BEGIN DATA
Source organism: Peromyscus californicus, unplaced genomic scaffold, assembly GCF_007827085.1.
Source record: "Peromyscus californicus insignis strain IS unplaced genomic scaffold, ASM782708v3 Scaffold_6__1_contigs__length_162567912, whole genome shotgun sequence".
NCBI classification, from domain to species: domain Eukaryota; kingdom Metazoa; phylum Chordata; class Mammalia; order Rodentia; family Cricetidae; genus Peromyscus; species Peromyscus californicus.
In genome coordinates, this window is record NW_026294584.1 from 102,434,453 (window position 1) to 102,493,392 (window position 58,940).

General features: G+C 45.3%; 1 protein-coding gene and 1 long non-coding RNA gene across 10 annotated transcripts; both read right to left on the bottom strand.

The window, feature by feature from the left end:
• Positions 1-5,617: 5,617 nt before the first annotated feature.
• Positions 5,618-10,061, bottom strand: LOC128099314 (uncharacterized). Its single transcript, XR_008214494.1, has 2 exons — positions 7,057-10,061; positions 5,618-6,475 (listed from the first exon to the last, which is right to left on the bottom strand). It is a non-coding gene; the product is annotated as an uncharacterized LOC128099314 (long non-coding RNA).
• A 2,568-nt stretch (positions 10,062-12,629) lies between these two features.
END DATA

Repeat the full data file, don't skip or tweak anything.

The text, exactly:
Source organism: Peromyscus californicus, unplaced genomic scaffold, assembly GCF_007827085.1.
Source record: "Peromyscus californicus insignis strain IS unplaced genomic scaffold, ASM782708v3 Scaffold_6__1_contigs__length_162567912, whole genome shotgun sequence".
NCBI classification, from domain to species: domain Eukaryota; kingdom Metazoa; phylum Chordata; class Mammalia; order Rodentia; family Cricetidae; genus Peromyscus; species Peromyscus californicus.
In genome coordinates, this window is record NW_026294584.1 from 102,434,453 (window position 1) to 102,493,392 (window position 58,940).

General features: G+C 45.3%; 1 protein-coding gene and 1 long non-coding RNA gene across 10 annotated transcripts; both read right to left on the bottom strand.

The window, feature by feature from the left end:
• Positions 1-5,617: 5,617 nt before the first annotated feature.
• Positions 5,618-10,061, bottom strand: LOC128099314 (uncharacterized). Its single transcript, XR_008214494.1, has 2 exons — positions 7,057-10,061; positions 5,618-6,475 (listed from the first exon to the last, which is right to left on the bottom strand). It is a non-coding gene; the product is annotated as an uncharacterized LOC128099314 (long non-coding RNA).
• A 2,568-nt stretch (positions 10,062-12,629) lies between these two features.